1. Game Details
Opponent: West Virginia
Last Year’s Record: 8-5
Head Coach: Dana Holgorsen
Returning Starters: 11 (7 on offense, 4 on defense)
Date: October 15th
Location: Jones AT&T Stadium | Lubbock, Texas
Lots of good pieces return on offense, starting quarterback Skyler Howard returns and although he wasn’t perfect, he really didn’t need to be because West Virginia was so good running the ball, which Howard had a hand in as well. From the outside looking in, Holgorsen seemed unhappy with Howard for his limitations in the passing game, and he certainly has some, but he seems to make up for it with his legs. By no means perfect, he causes opposing offense problems and coupled with some productive running backs, it’s difficult to stop West Virginia.
|Howard completed 55% of his passes for about 242 yards a game, including 26 touchdowns, 14 interceptions and had 7.8 yards per pass attempt. Additionally, Howard ran for 502 yards with 6 touchdowns last year, averaging 3 yards a carry.|
Leading rusher Wendell Smallwood went off to the NFL and led the team in rushing, although it has always seemed that West Virginia has had little trouble replacing their running backs. They seem to always find someone who can play. The best candidate might be Rushel Shell (5-10/220), who ran for 708 yards, 8 touchdowns and about 54 yards a game. The problem for West Virginia is that the other candidates are pretty much all redshirt freshmen or freshmen, the lone non-freshman being Justin Crawford, who is a JUCO commit from this past year who happened to be the NJCAA offensive player of the year and ran for 3,161 yards in two years averaging 6.7 yards per attempt.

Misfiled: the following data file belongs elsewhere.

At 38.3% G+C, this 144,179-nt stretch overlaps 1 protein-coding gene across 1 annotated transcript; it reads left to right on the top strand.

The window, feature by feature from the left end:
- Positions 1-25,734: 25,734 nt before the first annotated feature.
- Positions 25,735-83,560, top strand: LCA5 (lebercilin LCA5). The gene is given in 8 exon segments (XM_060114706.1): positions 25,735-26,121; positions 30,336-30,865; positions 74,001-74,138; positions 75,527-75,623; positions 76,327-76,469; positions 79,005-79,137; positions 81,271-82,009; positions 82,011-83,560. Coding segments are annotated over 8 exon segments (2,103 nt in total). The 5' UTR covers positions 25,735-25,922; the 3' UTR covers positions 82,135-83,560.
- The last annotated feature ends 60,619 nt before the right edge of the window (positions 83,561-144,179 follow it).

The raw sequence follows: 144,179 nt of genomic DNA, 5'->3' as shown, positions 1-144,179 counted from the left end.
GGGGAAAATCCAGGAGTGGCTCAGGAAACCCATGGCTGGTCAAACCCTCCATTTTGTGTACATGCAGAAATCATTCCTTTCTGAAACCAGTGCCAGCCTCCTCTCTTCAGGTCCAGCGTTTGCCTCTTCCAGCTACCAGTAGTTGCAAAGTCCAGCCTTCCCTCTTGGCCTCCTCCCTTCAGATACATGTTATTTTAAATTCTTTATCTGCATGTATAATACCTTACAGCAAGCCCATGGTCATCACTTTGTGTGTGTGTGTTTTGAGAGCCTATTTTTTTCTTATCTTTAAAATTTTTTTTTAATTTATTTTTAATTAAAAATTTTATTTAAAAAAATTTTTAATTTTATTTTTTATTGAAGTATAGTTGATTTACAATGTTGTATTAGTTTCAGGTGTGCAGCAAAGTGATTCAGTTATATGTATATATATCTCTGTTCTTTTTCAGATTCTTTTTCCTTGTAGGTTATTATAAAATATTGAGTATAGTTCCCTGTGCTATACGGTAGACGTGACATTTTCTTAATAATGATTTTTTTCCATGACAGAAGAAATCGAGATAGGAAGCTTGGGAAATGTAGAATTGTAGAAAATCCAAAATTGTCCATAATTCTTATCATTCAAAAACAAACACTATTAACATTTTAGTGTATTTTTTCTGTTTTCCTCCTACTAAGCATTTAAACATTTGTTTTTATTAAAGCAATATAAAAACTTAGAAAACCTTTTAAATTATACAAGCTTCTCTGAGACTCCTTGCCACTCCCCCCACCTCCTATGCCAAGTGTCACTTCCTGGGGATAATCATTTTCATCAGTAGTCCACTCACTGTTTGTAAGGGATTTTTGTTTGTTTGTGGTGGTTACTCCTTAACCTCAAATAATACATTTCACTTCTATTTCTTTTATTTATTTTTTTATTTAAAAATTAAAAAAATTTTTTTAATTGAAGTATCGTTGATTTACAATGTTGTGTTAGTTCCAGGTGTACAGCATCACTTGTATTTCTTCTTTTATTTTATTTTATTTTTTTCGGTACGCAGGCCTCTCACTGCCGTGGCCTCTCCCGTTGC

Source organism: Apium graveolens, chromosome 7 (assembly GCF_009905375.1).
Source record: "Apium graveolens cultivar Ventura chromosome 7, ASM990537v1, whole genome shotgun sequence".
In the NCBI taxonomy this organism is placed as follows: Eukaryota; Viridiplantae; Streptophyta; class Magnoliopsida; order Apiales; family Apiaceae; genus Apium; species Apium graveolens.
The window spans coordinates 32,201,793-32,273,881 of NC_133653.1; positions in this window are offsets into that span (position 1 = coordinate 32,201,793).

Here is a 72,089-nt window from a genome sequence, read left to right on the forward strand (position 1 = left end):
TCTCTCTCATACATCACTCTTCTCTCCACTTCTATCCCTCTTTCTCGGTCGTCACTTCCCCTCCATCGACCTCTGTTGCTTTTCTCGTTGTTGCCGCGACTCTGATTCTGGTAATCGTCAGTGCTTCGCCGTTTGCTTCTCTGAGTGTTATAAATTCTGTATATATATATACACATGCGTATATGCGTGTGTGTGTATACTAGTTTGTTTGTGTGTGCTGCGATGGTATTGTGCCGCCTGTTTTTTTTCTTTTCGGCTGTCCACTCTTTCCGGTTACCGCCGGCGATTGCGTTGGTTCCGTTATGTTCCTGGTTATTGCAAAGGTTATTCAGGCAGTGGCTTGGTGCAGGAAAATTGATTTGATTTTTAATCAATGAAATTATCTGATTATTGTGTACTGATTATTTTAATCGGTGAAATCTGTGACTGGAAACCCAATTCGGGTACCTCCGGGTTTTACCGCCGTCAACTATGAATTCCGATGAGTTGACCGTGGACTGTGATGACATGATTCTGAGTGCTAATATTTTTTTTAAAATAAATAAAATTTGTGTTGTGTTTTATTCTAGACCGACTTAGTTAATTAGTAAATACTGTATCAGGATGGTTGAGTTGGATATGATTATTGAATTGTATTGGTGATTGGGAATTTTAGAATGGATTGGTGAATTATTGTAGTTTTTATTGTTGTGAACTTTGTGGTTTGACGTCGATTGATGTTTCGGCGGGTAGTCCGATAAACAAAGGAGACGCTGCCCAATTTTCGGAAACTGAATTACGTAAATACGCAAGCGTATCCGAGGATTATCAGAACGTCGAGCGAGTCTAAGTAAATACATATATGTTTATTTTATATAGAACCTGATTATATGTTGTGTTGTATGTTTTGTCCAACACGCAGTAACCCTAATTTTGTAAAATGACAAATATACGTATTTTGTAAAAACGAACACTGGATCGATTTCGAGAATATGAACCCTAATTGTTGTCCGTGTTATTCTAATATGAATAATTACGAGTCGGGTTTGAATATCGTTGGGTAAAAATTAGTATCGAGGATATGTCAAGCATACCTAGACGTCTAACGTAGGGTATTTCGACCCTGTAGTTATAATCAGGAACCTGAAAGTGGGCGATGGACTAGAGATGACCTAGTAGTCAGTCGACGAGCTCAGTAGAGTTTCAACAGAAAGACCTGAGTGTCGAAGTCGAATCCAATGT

One thing that WVU hasn’t really done is produce another high-profile receiver, some of that is the quarterback, but I’d guess that some of that is them as well. Shelton Gibson is the leading returning receiver, having caught 37 passes for 887 yards, which is about 24 yards per catch (that’s flipping terrific) and 9 touchdowns. Gibson is a true home run threat and he’s going to be a junior this year. Daikiel Shorts, Jr. caught 44 passes for 511 yards and 5 touchdowns. Javon Durante, Ka’Raun White also return and I would guess that this position group will be just fine for 2016. It’s a relatively experienced group that’s probably only going to get better.
The offensive line seems pretty solid and has experience returning in Kyle Bosch, Tyler Orlosky and Adam Pankey as starters with Yodny Cajuste, Marcell Lazard and Tony Matteo playing back-up rolls
There’s a lot to replace here, especially in the back seven. The defensive line returns Noble Nwachukwu and Christian Brown, both defensive ends and both productive, but especially Nwachukwu. They’ve got plenty of bodies there to fill in the gaps, with just one guy really needing to fill in at nose guard since West Virginia plays a 3-3-5. The most likely replacement at noseguard is probably Darrien Howard (6-1/297)
|Nwachukwu had 47 tackles, including 13 tackles for loss, 8.5 sacks, 6 quarterback hurries and 1 pass broken up. Nwachukwu is most likely the most productive player returning, although an argument could be made that S Dravon Askew-Henry as well.|
Gone are all three starting linebackers, Nick Kwiatoski, Shaq Petteway and Jared Barber, plus a large portion of the secondary, KJ Dillon, Daryl Worley and Karl Joseph. That’s a lot of production.